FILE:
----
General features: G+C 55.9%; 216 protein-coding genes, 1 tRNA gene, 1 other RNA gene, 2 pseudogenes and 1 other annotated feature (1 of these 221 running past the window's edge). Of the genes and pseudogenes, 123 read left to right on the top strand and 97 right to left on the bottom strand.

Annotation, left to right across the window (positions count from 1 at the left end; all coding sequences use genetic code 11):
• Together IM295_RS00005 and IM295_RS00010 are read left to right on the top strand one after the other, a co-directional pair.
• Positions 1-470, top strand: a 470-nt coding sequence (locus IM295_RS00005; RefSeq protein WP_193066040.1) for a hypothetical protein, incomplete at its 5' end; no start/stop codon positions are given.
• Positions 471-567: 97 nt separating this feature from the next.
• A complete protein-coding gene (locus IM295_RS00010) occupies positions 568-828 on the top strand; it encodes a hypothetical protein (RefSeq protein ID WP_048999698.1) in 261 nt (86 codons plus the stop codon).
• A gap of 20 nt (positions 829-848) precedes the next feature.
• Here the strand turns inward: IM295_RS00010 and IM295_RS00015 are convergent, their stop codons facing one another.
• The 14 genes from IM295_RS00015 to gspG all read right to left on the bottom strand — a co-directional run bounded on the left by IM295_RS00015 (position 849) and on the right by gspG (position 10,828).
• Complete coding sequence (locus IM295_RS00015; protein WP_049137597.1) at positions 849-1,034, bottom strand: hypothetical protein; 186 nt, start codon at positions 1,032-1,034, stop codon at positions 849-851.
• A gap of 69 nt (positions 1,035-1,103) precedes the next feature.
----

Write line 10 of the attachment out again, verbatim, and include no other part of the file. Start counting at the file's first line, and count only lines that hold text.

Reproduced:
• Complete coding sequence (locus IM295_RS00015; protein WP_049137597.1) at positions 849-1,034, bottom strand: hypothetical protein; 186 nt, start codon at positions 1,032-1,034, stop codon at positions 849-851.